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City diplomacy crucial to global governance

ZHANG JUNRONG | 2018-07-19 | Hits:
(Chinese Social Sciences Today)

With Shanghai at its core, the Yangtze River Delta city cluster is one of China’s most open, dynamic and innovative regions. It is among the six largest urban agglomerations in the world.


On July 1, a symposium titled “Cities and International Order” was held in Beijing. Domestic and foreign scholars discussed the role of cities in the international order and global governance, China’s “host diplomacy,” and construction of the Belt and Road.

The 21st century is unfolding with rapid urbanization. Currently, 54 percent of the global population lives in cities, and this figure is expected to reach 70 percent by the year 2050. Cities are driving the global economic growth.

“According to the traditional view, cities are ‘introverted’ organizations, focusing only on local power. This view has been increasingly challenged in recent years,” said Zhang Yue, an associate professor of political science at the University of Illinois, Chicago.

Under the influence of economic globalization, urban policies are becoming more “extroverted” than before, Zhang said, adding that this is changing city governance practices on a global scale.

For example, many cities have joined in the fight against climate change. The C40 Cities Climate Leadership Group has connected 90 cities since its establishment in early 2005. In 2017, when US President Donald Trump announced his country’s withdrawal from the Paris Agreement, mayors of 279 cities in the US signed a joint statement pledging their continued support and implementation of the agreement.

Cheng Jian, director of the Shanghai World City Day Affairs Coordination Center, said that presently the international situation is changeable and complicated as populism and trade protectionism are surging in a few Western countries. Many major economic, social and cultural issues have expanded from the national and regional level to the city level. Metropolises such as Beijing, Shanghai, New York and Tokyo are playing increasingly important roles in the institutional design of global governance.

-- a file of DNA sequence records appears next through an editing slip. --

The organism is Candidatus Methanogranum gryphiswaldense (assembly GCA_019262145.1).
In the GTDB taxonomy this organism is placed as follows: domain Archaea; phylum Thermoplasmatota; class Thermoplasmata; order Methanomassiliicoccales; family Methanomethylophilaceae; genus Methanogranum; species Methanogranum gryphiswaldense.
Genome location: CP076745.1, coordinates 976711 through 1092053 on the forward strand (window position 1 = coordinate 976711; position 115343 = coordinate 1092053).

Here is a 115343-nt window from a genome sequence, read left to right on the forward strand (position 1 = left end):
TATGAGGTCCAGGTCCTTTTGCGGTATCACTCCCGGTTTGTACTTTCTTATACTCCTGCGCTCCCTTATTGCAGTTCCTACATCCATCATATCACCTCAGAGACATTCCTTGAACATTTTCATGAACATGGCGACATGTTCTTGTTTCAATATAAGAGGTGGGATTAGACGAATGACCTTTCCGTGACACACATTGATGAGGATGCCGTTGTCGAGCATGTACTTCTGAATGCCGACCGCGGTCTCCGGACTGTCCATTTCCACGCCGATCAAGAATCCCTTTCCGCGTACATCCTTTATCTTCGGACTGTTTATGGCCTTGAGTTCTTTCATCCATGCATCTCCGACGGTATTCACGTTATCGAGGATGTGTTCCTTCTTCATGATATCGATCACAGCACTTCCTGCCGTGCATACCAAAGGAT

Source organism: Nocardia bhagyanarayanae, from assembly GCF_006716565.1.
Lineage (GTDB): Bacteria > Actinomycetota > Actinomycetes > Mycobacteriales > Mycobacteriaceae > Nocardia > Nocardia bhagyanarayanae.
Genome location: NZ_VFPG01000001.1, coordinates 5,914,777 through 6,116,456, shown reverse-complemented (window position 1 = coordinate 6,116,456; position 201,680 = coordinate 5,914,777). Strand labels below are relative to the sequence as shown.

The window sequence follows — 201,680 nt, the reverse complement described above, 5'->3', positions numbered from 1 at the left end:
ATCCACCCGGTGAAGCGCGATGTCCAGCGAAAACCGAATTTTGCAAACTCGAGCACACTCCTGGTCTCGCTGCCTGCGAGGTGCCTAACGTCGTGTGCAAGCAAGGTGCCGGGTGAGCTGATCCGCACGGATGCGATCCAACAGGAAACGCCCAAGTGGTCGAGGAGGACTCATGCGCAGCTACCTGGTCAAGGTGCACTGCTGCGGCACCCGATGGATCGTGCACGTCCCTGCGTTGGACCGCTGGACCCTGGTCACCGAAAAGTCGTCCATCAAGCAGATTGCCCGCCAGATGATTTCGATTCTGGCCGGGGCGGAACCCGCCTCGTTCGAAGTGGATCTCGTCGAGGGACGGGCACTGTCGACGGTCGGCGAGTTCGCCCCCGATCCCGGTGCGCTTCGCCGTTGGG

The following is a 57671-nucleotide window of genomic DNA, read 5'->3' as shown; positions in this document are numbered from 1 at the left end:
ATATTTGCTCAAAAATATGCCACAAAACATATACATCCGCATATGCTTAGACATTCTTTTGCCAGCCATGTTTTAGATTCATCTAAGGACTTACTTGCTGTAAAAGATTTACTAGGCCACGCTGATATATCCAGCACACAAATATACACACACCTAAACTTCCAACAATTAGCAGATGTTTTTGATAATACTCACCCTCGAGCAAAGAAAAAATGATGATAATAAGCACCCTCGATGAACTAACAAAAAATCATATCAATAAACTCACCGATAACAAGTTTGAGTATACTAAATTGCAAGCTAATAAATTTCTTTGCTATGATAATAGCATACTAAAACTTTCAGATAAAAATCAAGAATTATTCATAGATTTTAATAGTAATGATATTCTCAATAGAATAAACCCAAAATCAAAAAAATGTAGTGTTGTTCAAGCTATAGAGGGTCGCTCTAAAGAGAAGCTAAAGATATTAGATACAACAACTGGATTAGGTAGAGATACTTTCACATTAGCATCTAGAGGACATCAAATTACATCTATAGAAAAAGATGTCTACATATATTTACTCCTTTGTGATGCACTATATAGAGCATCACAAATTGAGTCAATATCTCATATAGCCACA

The Boao Forum, World Economic Forum and other international multilateral conferences are examples of the unique roles cities play in international exchanges and global governance.

City diplomacy studies is an interdisciplinary field that integrates the study of diplomacy and international relations with the general urban science, urban economics, politics and sociology, said Xiong Wei, a professor from the Department of Diplomacy and Foreign Affairs Management at China Foreign Affairs University.

Geopolitics is the only traditional theory of international relations that includes study of space. One shortcoming of this concept is that it implies predeterminism in thinking that space places constraints on peoples’ behavior and the direction of a nation’s foreign policy. In fact, cities are built by people and therefore people are masters of urban space rather than subordinates. In this sense, the study of city diplomacy has provided a new dimension for international relations research.

Recently, Shanghai Institutes for International Studies (SIIS) released “A Research Report on the Vitality Index of Chinese Cities in International Communication” which analyzed the foreign interactions of 50 major cities in China. Yu Hongyuan, director of the Institute of Comparative Politics and Public Policy under the SIIS, said that the vitality of a city’s international exchange is closely related to the city’s development.

With the constant development of the Belt and Road, the economic and trade index as well as international exchange index of China’s border areas have risen remarkably, showcasing strong vitality of Chinese cities in the field of international communication.


(edited by JIANG HONG)